The severe acute respiratory syndrome coronavirus 2 (SARS-CoV-2), a β-coronavirus, is the causative agent of the COVID-19 pandemic. Like for other coronaviruses, its particles are composed of four structural proteins: Spike (S), Envelope (E), Membrane (M) and Nucleoprotein (N) proteins. The involvement of each of these proteins and their interactions are critical for assembly and production of β-coronavirus particles. Here, we sought to characterize the interplay of SARS-CoV-2 structural proteins during the viral assembly process. By combining biochemical and imaging assays in infected vs. transfected cells, we show that E and M regulate intracellular trafficking of S as well as its intracellular processing. Indeed, the imaging data reveal that S is re-localized at endoplasmic reticulum (ER)-Golgi intermediate compartment (ERGIC) or Golgi compartments upon co-expression of E or M, as observed in SARS-CoV-2-infected cells, which prevents syncytia formation. We show that a C-terminal retrieval motif in the cytoplasmic tail of S is required for its M-mediated retention in the ERGIC, whereas E induces S retention by modulating the cell secretory pathway. We also highlight that E and M induce a specific maturation of N-glycosylation of S, independently of the regulation of its localization, with a profile that is observed both in infected cells and in purified viral particles. Finally, we show that E, M and N are required for optimal production of virus- like-particles. Altogether, these results highlight how E and M proteins may influence the properties of S proteins and promote the assembly of SARS-CoV-2 viral particles.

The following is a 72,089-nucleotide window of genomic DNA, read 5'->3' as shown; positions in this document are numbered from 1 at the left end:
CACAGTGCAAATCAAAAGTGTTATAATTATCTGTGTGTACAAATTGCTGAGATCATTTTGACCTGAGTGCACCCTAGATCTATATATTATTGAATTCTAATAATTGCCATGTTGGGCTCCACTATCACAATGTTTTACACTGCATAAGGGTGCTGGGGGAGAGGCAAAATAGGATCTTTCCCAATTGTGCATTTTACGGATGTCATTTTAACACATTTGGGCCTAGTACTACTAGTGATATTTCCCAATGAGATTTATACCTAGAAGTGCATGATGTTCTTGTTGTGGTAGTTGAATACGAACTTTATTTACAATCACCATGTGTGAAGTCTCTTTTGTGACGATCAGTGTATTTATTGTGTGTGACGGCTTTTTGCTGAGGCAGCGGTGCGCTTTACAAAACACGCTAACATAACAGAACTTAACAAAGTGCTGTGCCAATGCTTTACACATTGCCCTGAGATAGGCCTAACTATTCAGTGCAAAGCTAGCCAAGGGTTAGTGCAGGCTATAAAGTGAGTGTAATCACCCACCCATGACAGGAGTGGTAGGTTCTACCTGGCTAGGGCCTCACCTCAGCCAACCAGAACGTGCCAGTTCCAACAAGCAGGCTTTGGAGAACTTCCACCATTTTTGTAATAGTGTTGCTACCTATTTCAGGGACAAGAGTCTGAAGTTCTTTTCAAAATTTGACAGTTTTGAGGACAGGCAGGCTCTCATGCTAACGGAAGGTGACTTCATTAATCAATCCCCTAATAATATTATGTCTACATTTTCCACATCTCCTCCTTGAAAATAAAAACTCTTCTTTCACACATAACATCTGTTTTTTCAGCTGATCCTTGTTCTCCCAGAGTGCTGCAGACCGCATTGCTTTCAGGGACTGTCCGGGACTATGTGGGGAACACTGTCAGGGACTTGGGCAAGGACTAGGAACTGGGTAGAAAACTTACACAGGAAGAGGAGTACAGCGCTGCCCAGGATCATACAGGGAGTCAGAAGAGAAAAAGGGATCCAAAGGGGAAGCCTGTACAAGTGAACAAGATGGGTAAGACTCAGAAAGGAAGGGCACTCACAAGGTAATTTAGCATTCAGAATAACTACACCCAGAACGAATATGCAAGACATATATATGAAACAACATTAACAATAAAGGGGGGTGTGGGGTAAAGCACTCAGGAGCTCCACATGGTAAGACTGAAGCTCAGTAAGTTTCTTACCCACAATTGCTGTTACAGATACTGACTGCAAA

Keywords: COVID-19; Glycoprotein; Infectious disease; SARS-CoV; Secretion; Viral protein; Virus assembly.
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